daive pitrye ’tha mānuṣe
tat teṣāṁ sukṛtaṁ viduḥ
kriyamāṇe—upon the performance; karmaṇi—of a ritualistic ceremony; idam—this description of the characteristics of Vāmanadeva; daive—to please the demigods; pitrye—or to please the forefathers, as in a śrāddha ceremony; atha—either; mānuṣe—for the pleasure of human society, as in marriages; yatra—wherever; yatra—whenever; anukīrtyeta—is described; tat—that; teṣām—for them; sukṛtam—auspicious; viduḥ—everyone should understand.
Whenever the activities of Vāmanadeva are described in the course of a ritualistic ceremony, whether the ceremony be performed to please the demigods, to please one’s forefathers in Pitṛloka, or to celebrate a social event like a marriage, that ceremony should be understood to be extremely auspicious.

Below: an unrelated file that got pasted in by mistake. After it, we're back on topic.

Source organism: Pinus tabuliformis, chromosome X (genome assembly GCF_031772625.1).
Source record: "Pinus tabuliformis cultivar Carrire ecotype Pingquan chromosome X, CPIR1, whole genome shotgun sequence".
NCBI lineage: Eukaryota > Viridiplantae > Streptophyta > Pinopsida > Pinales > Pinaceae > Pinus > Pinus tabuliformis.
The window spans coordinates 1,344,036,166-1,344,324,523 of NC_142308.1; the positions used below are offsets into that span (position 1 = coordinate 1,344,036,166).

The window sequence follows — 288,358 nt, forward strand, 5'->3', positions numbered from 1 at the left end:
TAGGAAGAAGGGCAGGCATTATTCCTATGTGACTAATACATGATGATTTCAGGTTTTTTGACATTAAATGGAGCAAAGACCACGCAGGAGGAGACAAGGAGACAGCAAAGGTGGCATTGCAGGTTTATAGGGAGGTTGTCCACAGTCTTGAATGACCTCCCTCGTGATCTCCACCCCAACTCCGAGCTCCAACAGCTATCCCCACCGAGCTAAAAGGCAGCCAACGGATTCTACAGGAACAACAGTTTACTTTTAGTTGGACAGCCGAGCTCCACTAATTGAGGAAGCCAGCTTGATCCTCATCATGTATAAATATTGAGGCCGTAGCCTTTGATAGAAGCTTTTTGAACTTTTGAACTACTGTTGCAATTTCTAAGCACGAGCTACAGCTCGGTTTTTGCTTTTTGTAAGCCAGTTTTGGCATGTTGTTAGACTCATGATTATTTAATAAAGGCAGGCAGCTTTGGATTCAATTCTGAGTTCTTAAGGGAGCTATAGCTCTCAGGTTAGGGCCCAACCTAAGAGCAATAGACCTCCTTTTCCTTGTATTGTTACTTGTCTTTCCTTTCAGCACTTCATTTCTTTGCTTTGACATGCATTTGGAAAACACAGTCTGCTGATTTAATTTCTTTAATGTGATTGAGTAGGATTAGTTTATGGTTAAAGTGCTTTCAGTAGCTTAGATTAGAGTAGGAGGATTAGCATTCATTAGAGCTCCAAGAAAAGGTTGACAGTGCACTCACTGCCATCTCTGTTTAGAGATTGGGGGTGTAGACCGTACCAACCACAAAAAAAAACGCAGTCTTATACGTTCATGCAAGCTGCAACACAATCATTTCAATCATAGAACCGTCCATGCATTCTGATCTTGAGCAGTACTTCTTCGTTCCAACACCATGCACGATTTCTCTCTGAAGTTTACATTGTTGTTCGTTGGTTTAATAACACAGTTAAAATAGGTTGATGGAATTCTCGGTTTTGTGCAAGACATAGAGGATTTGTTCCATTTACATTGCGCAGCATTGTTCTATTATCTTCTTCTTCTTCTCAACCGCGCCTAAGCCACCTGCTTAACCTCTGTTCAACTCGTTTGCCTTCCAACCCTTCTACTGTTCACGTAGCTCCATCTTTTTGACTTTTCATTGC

There are three kinds of ceremonies—specifically, ceremonies to please the Supreme Personality of Godhead or the demigods, those performed for social celebrations like marriages and birthdays, and those meant to please the forefathers, like the śrāddha ceremony. In all these ceremonies, large amounts of money are spent for various activities, but here it is suggested that if along with this there is recitation of the wonderful activities of Vāmanadeva, certainly the ceremony will be carried out successfully and will be free of all discrepancies.
Thus end the Bhaktivedanta purports of the Eighth Canto, Twenty-third Chapter, of the Śrīmad-Bhāgavatam, entitled “The Demigods Regain the Heavenly planets.”
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